How to Get Along at Work

You’re dealing with difficult people at work more of the time these days because you and your fellow workers are under  increased pressure to accomplish more work with less help.

What follows are two ways to make dealing with difficult people a whole lot easier:

The first way is to switch your attention from a pain-in-the neck colleague who is buggine you, to getting the job done and getting it right. Then the awareness of dealing with an ungrateful blockhead fades to the background. That’s because whenever you decide to get something finished, you’re able to focus on the foreground—the task at hand. Focusing on the job at hand and getting it right lets you slow down enough to become absorbed in the task while keeping your personal feelings at bay.

The second way for how to get along at work by dealing with difficult people—especially those who yell and scream at you while accusing you of all sorts of stuff—is to listen to them intently without saying a word. The key is to keep your silence, refusing to react. When you absolutely refuse to rise to the level of your accuser’s rage, that person will start to calm down and come down to your level where you can then deal with him rationally.

Learn more tips for dealing with difficult people and surviving in your job by reading the chapter titled, Getting Ahead at Headquarters WhileProtecting your Hindquarters, in my book, “Your One-Minute Job Finding Coach.” Click here to order from Amazon.com.

Copyright © 2016 by Ransom Place

About the Author

ransomplace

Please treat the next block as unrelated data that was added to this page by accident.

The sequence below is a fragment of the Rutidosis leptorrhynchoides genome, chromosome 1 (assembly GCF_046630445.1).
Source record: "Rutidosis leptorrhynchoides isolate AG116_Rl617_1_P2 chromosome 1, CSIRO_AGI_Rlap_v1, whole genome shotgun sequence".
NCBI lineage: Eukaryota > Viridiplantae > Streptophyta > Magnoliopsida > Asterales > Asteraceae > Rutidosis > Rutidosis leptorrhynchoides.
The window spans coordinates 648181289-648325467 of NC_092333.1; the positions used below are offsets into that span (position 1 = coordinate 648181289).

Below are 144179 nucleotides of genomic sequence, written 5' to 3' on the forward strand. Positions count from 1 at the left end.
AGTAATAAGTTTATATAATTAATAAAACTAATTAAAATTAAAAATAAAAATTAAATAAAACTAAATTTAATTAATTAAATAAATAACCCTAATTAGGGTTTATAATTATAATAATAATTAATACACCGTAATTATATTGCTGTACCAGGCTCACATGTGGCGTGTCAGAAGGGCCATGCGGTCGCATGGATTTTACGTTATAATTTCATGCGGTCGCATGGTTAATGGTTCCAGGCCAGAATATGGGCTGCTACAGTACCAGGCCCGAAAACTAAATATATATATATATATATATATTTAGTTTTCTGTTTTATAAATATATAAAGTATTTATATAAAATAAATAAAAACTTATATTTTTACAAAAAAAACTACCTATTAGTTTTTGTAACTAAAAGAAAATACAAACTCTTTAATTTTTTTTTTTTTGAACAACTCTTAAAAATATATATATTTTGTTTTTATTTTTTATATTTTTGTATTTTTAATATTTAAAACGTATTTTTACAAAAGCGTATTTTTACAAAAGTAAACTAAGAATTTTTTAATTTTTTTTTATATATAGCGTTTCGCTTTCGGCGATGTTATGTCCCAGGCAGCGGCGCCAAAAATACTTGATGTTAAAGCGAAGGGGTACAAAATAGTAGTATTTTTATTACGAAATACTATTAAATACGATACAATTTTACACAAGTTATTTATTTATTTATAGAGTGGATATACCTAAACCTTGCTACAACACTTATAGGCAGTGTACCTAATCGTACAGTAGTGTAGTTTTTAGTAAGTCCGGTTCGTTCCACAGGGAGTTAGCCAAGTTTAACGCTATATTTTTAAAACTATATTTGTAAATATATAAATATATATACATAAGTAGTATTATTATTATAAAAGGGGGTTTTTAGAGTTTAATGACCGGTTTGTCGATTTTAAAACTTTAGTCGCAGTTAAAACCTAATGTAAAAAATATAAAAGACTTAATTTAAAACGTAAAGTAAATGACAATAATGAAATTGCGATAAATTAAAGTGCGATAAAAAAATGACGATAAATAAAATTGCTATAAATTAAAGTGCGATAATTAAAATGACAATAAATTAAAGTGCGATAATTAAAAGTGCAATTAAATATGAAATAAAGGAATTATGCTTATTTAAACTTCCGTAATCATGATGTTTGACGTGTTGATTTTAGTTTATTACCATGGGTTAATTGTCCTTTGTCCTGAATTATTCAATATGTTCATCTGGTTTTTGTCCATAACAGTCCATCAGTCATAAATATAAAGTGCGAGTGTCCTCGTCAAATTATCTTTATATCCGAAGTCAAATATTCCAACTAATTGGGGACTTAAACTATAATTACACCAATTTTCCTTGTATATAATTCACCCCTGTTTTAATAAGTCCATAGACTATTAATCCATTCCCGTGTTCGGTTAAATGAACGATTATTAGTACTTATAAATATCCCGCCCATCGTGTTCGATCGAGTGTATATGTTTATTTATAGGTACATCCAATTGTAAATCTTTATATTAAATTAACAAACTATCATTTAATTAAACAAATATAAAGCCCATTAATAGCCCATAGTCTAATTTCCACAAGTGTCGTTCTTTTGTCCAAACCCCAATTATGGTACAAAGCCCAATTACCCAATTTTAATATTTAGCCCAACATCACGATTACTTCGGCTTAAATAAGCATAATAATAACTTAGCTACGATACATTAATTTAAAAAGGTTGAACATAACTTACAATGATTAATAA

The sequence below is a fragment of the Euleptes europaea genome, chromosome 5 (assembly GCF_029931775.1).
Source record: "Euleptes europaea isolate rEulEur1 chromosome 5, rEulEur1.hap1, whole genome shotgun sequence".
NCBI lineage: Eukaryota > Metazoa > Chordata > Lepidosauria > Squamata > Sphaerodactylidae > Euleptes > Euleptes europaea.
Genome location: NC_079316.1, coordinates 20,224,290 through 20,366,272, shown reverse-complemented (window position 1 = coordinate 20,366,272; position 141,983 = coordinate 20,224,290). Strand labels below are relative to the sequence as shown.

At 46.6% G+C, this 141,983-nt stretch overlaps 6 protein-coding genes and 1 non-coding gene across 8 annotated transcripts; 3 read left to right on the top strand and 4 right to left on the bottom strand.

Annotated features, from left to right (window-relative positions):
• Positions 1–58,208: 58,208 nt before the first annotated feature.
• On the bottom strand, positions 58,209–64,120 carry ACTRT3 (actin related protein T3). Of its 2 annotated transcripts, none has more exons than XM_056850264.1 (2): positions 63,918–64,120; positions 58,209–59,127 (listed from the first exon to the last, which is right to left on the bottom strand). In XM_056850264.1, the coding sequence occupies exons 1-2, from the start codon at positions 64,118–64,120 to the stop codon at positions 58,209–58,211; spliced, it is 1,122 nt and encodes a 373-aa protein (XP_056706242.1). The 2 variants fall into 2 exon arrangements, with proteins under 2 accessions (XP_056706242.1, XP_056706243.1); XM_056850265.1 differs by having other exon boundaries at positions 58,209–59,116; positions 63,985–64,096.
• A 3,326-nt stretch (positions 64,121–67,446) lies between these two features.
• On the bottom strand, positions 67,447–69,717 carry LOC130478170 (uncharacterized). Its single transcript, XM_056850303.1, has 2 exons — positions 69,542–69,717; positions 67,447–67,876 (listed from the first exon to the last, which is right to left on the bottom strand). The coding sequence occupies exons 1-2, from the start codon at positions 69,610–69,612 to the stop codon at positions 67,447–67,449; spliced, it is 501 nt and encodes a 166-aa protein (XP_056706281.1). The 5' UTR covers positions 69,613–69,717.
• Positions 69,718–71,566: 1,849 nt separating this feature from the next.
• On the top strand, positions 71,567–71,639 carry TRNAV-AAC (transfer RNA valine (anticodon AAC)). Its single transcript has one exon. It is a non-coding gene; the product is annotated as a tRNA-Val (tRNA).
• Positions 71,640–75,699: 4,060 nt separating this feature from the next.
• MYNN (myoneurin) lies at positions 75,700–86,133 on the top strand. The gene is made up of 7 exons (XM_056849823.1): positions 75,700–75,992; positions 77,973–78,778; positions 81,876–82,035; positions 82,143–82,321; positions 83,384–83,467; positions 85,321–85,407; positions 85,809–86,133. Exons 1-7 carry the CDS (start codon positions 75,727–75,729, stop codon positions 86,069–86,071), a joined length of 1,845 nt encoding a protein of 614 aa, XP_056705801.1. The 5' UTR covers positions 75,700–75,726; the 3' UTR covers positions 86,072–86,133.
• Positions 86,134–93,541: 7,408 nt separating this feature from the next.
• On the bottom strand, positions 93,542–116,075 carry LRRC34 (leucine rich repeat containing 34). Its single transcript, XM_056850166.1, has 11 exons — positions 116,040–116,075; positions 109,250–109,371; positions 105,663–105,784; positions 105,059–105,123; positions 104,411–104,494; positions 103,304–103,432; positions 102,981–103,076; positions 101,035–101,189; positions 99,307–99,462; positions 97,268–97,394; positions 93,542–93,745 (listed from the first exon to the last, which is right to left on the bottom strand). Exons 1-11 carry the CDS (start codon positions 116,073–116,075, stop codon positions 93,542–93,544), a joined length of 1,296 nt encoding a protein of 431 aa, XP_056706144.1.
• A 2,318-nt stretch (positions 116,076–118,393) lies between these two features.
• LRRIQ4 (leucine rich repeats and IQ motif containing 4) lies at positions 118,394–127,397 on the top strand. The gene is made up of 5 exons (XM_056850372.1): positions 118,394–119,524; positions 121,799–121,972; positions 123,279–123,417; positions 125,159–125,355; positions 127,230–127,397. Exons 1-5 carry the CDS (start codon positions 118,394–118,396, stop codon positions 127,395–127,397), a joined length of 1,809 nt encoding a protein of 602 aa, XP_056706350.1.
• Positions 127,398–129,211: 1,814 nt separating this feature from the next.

RANDY PLACE IS A JOB-FINDING and executive coach, writer on career topics, broadcaster, and host of yourcareerservice.com. For twenty-three years, he helped thousands of employees who had been let go from JPMorgan Chase find jobs. And he coached executives at CBS Television, Pitney Bowes, and major outplacement firms in New York on job-finding techniques, communications skills, and selling strategies. An accomplished seminar leader and speaker, Randy has designed and presented workshops on interviewing, telephoning techniques, job-search writing, and sales training nationwide. Randy's groundbreaking nationally syndicated radio series, Your Career Service, has been heard on over two hundred radio stations across the United States. And his articles on career topics have appeared in the Wall Street Journal's National Business Employment Weekly. A former broadcast journalist in New York, he has also been a commercial spokesperson for an array of national and regional advertisers. In addition, Randy was a sales executive at NBC Radio and the New York City sales manager for syndication at Wolper Productions. He holds a Bachelor's in Sociology and Broadcasting from Syracuse University, and a Master's in Journalism from New York University.